Why I love being a maths teacher

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We don’t mind the odd spot of eavesdropping, so we thought we’d go hunting through teacher forums and online articles to discover what experienced maths teachers have to say about their working lives. Thinking about becoming a maths teacher? Read on!  

“I didn't choose it, it chose me!” says this teacher on the TES forums. “I was teaching elsewhere. I retrained and never looked back. Specifically, I enjoy puzzles, crosswords, etc. Sitting down and working through an A-level textbook is just as satisfying. So, working with maths all day is great! Being a Head of Maths is the best job I've ever done. I have always really enjoyed working with kids. I enjoy the relative perceived importance of maths over most other subjects. I enjoy the challenge of the subject both personally, and in terms of the way I can bring it across to others. I like the creativity involved in teaching. I much appreciate the camaraderie amongst the teaching community. I greatly appreciate any job which will give me 13 weeks holiday per year, so I can live a little.”

“Teaching maths to kids who don't want to be there is one of the most difficult jobs in the world,” says another teacher in the TES community. “But when you get their trust and you get their intrinsic motivation going, it is the most rewarding. It does take spark and personality to get there.”

Become a Maths Teacher

In an interview with the BBC, Michael Steer says that teaching was the last thing he wanted to do when he left education, but after trying out other careers and feeling uncomfortable about them, he decided to give teaching a go, and hasn’t looked back. “I was completely surprised that I fell in love with teaching as quickly as I did, and although you don’t have to be a stunning mathematician to teach all subjects, I’ve found that my ability with maths has been essential in securing a senior post in my field and has opened up opportunities I never thought possible, to  the point where I’m one step away from a headship and all the responsibility that comes with it. I am in the rarefied position of absolutely loving my job and relishing the challenges it throws up.”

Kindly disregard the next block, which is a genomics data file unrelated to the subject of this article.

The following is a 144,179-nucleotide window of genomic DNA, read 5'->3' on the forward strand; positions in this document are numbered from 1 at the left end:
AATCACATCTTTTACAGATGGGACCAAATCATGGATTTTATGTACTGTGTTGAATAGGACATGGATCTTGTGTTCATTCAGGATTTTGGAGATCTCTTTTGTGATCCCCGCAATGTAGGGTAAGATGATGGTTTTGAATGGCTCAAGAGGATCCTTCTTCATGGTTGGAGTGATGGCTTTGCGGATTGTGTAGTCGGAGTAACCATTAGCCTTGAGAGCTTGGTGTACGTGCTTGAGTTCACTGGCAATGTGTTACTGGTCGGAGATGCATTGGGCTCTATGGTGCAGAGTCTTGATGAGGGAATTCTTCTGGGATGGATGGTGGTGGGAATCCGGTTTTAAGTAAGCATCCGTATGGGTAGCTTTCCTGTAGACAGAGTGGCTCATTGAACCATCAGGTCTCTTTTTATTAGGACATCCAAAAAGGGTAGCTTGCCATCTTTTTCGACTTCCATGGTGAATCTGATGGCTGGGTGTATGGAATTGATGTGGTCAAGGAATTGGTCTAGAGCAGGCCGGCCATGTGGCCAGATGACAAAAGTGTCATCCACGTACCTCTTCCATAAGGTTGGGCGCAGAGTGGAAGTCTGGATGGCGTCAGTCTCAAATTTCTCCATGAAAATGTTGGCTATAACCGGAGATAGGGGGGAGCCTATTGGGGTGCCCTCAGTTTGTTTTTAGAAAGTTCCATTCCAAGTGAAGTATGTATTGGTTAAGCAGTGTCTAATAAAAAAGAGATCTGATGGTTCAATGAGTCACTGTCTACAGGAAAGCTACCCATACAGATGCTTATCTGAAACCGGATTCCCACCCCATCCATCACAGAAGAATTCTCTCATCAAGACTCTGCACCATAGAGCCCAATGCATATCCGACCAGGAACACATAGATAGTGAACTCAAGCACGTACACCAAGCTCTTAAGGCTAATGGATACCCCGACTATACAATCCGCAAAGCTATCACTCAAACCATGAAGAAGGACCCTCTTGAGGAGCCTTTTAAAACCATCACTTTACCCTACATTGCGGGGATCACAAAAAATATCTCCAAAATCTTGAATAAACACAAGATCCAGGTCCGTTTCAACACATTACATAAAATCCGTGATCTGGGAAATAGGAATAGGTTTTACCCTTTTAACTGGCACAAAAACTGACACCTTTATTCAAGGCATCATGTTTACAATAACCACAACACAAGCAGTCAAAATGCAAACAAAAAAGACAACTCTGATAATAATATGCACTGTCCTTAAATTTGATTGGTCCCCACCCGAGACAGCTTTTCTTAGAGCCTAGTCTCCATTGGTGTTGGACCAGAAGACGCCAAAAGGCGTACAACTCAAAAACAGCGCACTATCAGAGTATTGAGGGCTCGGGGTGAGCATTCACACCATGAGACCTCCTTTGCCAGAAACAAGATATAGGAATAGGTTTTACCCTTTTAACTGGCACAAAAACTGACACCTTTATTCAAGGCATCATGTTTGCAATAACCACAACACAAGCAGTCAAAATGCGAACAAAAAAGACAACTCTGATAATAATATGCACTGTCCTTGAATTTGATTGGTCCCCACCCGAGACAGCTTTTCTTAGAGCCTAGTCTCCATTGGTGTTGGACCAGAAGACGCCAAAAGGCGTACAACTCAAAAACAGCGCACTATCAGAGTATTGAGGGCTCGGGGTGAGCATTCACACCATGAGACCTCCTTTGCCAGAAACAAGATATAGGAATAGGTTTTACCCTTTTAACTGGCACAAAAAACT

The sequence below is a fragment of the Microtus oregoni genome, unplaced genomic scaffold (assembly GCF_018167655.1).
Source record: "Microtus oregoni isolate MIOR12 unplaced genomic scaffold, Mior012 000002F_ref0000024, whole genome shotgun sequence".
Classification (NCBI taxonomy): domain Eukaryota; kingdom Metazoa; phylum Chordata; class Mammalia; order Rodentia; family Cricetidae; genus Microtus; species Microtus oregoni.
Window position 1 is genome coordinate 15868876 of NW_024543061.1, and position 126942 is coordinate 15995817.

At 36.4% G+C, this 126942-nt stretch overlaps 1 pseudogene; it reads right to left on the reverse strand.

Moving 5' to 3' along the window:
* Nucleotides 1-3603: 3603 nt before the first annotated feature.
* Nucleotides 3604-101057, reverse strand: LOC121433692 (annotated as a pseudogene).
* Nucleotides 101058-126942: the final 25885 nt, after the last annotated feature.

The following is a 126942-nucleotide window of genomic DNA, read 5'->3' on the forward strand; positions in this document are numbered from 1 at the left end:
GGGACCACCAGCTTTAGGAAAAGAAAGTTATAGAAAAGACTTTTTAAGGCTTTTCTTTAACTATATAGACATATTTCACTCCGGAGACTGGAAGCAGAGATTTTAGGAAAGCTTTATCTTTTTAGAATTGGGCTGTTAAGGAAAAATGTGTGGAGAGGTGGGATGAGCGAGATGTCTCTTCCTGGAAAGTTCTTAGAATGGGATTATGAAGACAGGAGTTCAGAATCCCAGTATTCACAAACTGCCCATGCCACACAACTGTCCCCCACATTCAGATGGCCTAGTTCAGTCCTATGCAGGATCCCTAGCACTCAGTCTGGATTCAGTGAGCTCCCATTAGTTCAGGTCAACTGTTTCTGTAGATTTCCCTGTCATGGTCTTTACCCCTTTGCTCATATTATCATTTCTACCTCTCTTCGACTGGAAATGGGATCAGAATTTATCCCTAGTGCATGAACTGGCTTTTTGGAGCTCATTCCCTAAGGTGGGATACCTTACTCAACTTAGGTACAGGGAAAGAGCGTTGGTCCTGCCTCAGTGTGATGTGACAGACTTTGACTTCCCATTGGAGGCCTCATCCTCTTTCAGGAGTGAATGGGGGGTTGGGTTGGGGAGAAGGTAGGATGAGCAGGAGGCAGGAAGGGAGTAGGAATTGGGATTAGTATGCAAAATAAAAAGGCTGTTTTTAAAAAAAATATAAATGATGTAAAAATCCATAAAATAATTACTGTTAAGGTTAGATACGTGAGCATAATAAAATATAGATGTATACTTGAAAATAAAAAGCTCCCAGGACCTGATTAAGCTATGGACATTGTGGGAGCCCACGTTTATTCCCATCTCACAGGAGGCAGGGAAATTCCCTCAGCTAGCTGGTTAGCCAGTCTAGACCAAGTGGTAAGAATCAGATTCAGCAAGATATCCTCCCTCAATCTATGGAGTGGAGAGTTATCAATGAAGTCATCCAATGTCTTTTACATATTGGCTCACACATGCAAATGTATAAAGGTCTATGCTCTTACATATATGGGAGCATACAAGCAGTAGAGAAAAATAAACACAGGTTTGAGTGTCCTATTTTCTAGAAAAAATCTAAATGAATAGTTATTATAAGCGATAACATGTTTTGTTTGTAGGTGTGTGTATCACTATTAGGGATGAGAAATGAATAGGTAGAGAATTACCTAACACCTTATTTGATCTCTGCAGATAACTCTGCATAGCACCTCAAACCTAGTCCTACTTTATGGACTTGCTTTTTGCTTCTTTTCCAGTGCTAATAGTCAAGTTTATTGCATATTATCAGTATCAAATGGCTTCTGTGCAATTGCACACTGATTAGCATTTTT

“Despite all of the drawbacks, the simple truth is that if you can help make a difference to a child's life then you will go home happy,” says this maths teacher in the TES forums. “Even if >90% of the kids don't appreciate what you are trying to do, that minority makes the job worth it.”

In an interview with NowTeach, Matthew Eastmond discusses how he ditched a well-paid career as an engineer to pursue a job as a maths teacher.  He visited a school to see what it was like. “I sat in the back of a lesson and after 30 seconds I knew this was what I wanted to do. I felt I had a real vocation. [However the transition] was the most difficult year of my life. I’ve never worked so hard – ever. Your time is taken up with planning and marking – you prepare one lesson and then there are eight more – and it’s the same thing every day. In week two, after a bad lesson with year 8, I burst into tears.” But he persevered and today is glad he did. “It’s 100 per cent absorbing. When I’m teaching I never think of anything else. It’s a flow state – I feel more alive.”

Feeling inspired yet? If you’re considering a career change, then how about exploring the world of maths teaching? And of course, a £27.5K scholarship will certainly help make the transition much easier. Find out more by reading our FAQs and get your application in soon!